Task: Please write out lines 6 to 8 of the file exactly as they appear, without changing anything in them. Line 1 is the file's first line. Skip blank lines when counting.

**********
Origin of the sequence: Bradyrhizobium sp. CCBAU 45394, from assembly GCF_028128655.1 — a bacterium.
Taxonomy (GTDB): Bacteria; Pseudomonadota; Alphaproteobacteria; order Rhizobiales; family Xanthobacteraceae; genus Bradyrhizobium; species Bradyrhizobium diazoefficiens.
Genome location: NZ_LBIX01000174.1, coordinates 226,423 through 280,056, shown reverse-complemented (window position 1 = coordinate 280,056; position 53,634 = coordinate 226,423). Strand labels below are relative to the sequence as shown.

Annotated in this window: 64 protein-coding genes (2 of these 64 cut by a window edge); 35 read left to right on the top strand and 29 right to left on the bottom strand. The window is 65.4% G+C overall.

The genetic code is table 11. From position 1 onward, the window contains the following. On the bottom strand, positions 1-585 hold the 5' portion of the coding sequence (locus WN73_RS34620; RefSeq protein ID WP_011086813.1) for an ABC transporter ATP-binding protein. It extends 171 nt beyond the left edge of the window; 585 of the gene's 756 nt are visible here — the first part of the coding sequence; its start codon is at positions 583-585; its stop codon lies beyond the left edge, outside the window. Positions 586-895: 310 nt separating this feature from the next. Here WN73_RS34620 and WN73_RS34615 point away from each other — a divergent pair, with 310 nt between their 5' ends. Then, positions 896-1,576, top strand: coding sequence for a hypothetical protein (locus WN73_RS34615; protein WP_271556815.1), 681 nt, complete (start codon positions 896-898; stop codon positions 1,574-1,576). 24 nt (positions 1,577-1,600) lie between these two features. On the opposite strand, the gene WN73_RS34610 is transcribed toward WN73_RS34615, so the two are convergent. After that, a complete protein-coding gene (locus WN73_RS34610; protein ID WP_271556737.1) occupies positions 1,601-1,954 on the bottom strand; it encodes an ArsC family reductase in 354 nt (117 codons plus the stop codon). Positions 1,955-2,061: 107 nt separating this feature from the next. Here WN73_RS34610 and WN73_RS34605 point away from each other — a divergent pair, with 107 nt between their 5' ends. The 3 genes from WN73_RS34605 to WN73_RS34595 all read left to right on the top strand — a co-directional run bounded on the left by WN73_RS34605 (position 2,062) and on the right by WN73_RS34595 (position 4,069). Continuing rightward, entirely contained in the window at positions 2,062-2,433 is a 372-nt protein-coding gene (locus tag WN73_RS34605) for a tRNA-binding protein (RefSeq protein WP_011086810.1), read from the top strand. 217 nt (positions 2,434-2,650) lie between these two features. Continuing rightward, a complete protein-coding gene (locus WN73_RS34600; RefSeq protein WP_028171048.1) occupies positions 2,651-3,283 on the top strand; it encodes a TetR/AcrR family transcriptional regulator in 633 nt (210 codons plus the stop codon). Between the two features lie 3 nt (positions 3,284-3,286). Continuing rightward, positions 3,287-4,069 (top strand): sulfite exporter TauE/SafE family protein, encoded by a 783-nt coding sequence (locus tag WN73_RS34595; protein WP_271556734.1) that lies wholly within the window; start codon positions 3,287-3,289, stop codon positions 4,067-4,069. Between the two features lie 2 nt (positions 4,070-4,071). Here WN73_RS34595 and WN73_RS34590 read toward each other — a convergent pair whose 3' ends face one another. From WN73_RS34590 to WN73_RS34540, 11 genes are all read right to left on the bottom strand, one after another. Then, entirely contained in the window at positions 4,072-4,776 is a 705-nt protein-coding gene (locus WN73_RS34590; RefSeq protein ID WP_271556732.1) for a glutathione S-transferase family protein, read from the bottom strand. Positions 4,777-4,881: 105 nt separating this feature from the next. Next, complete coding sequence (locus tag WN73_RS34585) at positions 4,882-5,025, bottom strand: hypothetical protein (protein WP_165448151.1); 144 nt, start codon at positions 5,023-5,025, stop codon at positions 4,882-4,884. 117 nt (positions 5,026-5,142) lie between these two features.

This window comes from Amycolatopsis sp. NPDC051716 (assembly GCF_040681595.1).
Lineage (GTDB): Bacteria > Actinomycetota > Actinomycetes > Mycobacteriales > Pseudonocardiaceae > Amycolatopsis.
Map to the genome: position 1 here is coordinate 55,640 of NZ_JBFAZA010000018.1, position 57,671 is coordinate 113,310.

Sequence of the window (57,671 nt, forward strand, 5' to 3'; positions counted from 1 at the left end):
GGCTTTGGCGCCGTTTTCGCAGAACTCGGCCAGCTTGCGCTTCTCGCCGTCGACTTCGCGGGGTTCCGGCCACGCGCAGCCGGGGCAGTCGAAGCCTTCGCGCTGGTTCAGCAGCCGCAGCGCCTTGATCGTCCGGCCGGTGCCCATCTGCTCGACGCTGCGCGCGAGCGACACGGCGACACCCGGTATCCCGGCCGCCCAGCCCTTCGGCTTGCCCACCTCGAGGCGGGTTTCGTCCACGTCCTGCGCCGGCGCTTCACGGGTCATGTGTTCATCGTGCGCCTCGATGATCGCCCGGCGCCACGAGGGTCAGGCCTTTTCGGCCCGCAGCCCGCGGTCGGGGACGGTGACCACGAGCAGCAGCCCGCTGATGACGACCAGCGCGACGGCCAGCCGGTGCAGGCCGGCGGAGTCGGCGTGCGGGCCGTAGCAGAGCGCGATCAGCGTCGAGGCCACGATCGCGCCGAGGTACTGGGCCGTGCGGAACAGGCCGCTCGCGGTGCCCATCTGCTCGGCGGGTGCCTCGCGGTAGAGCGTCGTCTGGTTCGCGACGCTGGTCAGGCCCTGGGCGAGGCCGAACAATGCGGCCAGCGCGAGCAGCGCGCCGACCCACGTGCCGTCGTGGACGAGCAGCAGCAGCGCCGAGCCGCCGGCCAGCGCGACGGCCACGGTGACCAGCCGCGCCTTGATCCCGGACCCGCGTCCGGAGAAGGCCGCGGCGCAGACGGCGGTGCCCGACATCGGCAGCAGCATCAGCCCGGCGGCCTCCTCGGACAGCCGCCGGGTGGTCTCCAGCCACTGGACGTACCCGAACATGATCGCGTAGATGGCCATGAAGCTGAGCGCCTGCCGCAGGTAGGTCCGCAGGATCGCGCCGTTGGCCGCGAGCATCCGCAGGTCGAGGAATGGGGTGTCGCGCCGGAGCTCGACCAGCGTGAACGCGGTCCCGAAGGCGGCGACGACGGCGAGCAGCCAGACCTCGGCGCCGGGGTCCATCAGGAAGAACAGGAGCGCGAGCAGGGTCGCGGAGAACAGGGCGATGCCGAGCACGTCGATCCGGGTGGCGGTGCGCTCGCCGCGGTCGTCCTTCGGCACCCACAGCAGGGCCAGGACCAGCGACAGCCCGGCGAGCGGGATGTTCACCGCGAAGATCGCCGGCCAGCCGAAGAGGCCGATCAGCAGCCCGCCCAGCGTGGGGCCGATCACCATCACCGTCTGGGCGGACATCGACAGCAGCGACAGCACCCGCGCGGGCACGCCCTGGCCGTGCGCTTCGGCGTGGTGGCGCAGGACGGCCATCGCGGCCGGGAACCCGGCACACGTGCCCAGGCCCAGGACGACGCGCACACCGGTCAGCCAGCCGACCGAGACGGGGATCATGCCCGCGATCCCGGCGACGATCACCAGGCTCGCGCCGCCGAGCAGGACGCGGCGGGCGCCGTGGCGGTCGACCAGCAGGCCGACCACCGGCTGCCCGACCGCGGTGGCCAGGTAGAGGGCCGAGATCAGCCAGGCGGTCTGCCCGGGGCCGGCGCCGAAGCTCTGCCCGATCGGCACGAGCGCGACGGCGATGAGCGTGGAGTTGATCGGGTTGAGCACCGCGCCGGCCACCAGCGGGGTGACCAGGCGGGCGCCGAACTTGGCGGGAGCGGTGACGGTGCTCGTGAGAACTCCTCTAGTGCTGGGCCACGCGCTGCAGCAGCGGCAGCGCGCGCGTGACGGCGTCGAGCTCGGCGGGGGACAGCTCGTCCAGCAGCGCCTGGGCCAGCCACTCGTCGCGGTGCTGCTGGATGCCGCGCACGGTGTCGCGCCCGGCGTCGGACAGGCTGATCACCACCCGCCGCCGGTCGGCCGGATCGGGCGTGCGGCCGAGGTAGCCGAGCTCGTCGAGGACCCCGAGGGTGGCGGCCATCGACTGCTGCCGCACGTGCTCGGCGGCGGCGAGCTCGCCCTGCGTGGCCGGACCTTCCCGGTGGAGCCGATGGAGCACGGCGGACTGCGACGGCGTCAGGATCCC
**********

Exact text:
This window comes from Amycolatopsis sp. NPDC051716 (assembly GCF_040681595.1).
Lineage (GTDB): Bacteria > Actinomycetota > Actinomycetes > Mycobacteriales > Pseudonocardiaceae > Amycolatopsis.
Map to the genome: position 1 here is coordinate 55,640 of NZ_JBFAZA010000018.1, position 57,671 is coordinate 113,310.